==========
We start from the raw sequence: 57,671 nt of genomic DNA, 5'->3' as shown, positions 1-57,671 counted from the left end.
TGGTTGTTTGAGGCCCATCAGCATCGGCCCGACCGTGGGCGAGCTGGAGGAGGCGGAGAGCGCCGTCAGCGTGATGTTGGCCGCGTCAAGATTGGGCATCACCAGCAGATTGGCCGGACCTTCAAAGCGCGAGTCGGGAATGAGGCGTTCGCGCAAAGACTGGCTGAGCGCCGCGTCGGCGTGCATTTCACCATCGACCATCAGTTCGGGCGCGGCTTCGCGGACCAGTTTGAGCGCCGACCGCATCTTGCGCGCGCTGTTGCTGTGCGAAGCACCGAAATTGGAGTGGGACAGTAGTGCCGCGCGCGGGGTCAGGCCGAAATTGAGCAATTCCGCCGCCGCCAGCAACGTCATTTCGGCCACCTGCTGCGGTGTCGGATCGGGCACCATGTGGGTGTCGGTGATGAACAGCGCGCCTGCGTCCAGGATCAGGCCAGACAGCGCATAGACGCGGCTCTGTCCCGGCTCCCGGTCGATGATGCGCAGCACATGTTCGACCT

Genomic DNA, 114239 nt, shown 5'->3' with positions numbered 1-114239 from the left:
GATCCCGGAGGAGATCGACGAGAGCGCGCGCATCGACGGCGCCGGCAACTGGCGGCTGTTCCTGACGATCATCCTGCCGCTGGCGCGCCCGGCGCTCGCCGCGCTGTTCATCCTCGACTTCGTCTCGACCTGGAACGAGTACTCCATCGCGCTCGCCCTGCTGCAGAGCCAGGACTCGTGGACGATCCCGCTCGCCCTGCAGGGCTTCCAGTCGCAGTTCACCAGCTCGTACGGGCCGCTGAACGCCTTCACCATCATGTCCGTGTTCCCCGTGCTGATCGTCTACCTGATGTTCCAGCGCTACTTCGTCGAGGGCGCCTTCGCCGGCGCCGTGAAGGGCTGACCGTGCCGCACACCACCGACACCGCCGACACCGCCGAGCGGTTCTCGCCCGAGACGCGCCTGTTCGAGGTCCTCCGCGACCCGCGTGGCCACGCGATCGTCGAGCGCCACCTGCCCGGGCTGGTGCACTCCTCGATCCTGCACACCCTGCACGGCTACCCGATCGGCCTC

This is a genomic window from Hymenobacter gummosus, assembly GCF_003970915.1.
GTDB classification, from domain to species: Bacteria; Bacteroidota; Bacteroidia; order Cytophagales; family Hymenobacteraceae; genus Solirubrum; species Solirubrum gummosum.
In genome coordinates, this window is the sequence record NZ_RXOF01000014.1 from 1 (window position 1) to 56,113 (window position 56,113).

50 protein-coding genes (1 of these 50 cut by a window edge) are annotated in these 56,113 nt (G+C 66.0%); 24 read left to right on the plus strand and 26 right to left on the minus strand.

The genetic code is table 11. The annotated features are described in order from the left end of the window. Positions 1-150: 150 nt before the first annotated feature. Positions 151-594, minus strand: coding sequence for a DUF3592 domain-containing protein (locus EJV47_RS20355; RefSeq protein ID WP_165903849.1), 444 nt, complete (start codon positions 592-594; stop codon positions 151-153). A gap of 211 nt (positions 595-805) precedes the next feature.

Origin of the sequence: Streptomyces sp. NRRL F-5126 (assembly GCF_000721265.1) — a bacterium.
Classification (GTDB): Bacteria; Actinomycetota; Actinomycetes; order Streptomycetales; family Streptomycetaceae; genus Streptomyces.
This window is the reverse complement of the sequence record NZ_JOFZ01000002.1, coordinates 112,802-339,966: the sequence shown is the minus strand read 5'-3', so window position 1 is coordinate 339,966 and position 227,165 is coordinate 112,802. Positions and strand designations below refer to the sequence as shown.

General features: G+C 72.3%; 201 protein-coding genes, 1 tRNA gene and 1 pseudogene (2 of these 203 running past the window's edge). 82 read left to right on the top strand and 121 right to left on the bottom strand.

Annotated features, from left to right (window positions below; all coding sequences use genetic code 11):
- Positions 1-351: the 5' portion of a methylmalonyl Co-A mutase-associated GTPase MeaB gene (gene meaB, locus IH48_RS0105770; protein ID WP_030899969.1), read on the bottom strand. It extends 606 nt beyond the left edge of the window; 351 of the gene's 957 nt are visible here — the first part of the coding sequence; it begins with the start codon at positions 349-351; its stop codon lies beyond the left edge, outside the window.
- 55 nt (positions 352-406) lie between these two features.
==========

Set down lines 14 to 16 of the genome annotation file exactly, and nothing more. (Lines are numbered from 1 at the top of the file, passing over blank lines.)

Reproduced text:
Annotated features, from left to right (window positions below; all coding sequences use genetic code 11):
- Positions 1-351: the 5' portion of a methylmalonyl Co-A mutase-associated GTPase MeaB gene (gene meaB, locus IH48_RS0105770; protein ID WP_030899969.1), read on the bottom strand. It extends 606 nt beyond the left edge of the window; 351 of the gene's 957 nt are visible here — the first part of the coding sequence; it begins with the start codon at positions 349-351; its stop codon lies beyond the left edge, outside the window.
- 55 nt (positions 352-406) lie between these two features.